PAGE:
Groundwater Modeling of the Southern High Plains Aquifer - Effects of Pre- and Post-Development Recharge on Water Availability
The model incorporates a number of recently developed conceptual models of recharge and discharge on the SHP, identified through model calibration and confirmed by recently completed field studies. Based on a hydraulic conductivity field developed through the correlation of hydraulic conductivity to depositional systems, pre-development regional recharge rates are generally less than those used in previous studies by a factor of about 2 10, primarily because of lower average hydraulic conductivity used in the model. Greater recharge rates are identified where soils are less permeable and likely caused more runoff to playas relative to regions that consist of more permeable soils. Springs and seeps along major draws served as important points of discharge that were a significant control on the groundwater flow system under predevelopment conditions.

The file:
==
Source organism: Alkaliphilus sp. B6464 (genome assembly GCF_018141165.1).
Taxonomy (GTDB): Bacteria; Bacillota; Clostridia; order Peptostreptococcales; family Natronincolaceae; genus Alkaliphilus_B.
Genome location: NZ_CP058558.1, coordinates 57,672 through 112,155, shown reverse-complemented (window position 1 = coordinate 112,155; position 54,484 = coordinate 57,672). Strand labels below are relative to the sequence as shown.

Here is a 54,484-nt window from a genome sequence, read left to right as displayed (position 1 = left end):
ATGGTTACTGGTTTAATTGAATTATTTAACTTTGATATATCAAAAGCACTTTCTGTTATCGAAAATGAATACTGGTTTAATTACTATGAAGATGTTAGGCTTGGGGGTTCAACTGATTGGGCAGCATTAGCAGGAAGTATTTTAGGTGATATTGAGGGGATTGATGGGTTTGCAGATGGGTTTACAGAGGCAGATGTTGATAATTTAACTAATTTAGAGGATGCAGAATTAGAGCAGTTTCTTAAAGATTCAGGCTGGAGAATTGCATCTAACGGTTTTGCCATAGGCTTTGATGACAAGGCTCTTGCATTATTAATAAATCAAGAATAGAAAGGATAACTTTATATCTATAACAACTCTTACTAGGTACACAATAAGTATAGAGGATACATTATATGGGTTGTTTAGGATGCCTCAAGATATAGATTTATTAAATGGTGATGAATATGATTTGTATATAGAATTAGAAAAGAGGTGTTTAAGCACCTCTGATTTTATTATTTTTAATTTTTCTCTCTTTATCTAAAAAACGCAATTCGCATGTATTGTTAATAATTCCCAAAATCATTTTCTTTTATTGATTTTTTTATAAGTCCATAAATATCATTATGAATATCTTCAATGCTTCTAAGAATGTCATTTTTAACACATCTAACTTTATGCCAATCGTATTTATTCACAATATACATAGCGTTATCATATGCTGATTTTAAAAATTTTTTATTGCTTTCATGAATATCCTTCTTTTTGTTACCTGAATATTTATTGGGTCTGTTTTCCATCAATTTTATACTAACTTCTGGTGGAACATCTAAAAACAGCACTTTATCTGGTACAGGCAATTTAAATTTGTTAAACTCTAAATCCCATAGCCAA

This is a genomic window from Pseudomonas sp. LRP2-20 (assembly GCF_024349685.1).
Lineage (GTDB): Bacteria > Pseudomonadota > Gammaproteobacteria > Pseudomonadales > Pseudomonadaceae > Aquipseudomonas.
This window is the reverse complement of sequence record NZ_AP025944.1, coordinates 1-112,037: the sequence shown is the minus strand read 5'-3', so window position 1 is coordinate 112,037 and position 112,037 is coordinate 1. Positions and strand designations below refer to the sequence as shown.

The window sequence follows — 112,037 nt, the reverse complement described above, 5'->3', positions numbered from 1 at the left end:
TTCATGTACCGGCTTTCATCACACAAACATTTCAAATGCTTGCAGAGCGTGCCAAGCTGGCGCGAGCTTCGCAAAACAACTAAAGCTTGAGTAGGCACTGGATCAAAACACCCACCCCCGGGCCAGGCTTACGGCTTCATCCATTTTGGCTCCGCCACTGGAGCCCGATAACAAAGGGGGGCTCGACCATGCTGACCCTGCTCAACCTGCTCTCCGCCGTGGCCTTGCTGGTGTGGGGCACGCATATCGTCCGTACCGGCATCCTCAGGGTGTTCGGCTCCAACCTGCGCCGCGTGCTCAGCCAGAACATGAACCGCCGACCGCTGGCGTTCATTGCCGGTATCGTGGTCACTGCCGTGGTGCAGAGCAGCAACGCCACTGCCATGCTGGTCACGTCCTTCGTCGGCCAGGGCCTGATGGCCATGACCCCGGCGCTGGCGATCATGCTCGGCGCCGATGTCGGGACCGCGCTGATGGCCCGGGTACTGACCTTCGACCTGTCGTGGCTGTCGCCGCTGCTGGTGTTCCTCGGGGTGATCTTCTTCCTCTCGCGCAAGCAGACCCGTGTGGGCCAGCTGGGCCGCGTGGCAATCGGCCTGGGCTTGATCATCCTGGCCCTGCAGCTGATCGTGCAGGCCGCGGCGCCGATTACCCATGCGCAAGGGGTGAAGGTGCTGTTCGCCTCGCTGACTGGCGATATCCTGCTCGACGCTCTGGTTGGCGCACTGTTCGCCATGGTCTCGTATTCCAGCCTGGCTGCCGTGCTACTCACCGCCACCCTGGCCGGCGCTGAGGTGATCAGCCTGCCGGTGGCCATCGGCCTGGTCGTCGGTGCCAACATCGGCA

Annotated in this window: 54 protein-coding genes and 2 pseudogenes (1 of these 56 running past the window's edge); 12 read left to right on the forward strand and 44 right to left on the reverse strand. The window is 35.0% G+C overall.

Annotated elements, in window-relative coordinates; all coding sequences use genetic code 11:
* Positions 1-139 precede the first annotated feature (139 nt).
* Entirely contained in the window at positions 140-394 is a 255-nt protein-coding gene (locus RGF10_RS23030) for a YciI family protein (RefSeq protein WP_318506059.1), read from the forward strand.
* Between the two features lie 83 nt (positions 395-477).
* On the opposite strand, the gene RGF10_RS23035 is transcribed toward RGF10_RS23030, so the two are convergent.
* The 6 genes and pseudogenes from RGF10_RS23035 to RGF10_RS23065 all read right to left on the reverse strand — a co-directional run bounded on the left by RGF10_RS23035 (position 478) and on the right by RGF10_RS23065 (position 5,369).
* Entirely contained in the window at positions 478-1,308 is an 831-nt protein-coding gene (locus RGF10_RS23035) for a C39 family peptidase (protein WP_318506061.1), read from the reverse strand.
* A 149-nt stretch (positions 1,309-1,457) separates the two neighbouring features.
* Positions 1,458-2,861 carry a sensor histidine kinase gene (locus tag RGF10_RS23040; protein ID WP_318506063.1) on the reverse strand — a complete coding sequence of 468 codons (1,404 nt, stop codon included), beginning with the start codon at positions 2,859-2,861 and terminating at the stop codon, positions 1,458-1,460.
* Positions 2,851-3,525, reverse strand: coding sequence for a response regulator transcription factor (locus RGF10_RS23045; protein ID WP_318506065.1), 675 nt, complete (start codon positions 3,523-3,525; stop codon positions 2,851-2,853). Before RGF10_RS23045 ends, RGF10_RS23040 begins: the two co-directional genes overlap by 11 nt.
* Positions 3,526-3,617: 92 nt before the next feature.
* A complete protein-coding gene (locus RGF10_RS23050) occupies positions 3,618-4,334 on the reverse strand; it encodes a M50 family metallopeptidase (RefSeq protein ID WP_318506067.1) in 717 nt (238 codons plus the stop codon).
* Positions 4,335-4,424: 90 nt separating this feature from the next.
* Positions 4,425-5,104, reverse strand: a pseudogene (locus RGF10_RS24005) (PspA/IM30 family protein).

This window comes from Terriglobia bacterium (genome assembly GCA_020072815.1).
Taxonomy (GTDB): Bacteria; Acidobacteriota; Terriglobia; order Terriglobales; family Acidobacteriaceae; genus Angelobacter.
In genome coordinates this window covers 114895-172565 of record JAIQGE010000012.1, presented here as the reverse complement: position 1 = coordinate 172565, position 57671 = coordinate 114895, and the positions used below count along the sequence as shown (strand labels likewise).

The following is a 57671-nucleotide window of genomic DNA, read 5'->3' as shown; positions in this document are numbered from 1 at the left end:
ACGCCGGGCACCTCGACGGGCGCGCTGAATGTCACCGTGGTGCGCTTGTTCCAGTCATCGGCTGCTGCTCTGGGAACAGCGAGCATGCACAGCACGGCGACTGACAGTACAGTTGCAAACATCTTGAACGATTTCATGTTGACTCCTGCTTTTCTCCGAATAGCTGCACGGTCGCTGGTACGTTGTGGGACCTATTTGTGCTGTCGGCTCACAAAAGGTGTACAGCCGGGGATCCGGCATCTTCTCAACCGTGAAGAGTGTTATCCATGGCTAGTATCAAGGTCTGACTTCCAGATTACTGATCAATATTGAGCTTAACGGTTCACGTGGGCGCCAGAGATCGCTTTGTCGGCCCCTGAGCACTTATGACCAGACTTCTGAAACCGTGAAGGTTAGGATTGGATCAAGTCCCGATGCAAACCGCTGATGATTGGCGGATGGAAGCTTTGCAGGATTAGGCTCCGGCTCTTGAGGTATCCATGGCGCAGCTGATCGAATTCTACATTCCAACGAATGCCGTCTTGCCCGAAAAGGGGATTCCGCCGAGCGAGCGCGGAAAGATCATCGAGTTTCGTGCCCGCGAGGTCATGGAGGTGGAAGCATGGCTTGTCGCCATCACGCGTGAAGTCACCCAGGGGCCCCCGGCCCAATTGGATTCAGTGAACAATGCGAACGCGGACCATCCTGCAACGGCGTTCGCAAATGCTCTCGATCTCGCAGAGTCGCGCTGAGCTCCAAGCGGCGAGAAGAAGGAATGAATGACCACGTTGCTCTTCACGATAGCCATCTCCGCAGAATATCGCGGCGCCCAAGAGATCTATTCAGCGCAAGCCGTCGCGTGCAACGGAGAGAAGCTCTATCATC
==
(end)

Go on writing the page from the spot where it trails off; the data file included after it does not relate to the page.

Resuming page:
Under post-development conditions, recharge has increased substantially due to changes in land use. Key model inputs that have changed with time and may change in the future include the interdependency between aquifer recharge and land use, and the amount, timing and physical mechanisms of return flow from irrigated fields. Locally, other sources of enhanced recharge are important, such as infiltration of storm water runoff within urban areas. Studies are ongoing regarding key hydrologic processes that have changed with time which affect groundwater availability estimates.